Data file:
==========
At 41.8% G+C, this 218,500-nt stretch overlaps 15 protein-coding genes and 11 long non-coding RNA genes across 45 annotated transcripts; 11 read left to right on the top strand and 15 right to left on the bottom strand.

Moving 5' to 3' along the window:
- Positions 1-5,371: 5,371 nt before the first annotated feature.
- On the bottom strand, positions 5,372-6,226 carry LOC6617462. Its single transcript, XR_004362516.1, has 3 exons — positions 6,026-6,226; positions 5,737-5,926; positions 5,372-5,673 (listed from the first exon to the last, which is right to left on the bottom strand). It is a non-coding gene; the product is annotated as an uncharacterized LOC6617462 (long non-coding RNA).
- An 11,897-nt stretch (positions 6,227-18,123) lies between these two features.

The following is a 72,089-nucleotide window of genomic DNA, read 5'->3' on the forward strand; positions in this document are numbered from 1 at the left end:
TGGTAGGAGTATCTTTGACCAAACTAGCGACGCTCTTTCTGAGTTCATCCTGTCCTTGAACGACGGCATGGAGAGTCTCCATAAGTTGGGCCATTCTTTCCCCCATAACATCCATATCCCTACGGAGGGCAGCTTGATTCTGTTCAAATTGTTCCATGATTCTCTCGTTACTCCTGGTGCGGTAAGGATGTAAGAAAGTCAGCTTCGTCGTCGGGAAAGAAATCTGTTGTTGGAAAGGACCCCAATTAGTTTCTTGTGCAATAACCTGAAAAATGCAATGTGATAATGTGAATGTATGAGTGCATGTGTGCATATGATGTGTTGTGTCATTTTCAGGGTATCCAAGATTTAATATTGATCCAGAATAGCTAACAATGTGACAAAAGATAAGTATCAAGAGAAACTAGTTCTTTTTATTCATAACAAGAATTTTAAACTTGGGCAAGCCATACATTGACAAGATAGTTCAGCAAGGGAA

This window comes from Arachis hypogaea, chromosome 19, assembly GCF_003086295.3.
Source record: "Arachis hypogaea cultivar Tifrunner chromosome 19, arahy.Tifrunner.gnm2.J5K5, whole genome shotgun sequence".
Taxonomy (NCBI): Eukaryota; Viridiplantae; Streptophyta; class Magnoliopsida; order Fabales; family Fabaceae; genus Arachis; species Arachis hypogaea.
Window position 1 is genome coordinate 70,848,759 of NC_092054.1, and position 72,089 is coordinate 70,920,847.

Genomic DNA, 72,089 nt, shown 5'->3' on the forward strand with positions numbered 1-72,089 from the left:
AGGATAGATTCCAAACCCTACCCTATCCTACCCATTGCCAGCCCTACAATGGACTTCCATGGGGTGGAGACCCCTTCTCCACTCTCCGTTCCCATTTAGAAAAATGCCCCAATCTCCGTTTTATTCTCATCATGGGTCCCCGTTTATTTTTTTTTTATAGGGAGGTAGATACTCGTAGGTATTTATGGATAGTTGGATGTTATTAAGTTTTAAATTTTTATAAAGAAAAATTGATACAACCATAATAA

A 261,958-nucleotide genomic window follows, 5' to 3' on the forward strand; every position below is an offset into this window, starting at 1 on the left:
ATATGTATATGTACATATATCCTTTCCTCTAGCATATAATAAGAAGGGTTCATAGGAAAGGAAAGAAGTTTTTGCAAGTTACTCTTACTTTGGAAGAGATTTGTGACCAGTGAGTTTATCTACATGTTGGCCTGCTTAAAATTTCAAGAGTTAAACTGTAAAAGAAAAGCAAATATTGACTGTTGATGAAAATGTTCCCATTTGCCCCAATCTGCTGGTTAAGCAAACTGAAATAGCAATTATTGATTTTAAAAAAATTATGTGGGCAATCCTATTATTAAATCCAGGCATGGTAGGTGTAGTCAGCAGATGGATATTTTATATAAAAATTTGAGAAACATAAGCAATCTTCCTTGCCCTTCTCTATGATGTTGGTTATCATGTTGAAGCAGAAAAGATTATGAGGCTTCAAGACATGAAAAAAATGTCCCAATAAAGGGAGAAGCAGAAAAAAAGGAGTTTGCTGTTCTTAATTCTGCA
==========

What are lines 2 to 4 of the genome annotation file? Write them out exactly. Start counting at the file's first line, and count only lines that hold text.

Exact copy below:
Moving 5' to 3' along the window:
- Positions 1-5,371: 5,371 nt before the first annotated feature.
- On the bottom strand, positions 5,372-6,226 carry LOC6617462. Its single transcript, XR_004362516.1, has 3 exons — positions 6,026-6,226; positions 5,737-5,926; positions 5,372-5,673 (listed from the first exon to the last, which is right to left on the bottom strand). It is a non-coding gene; the product is annotated as an uncharacterized LOC6617462 (long non-coding RNA).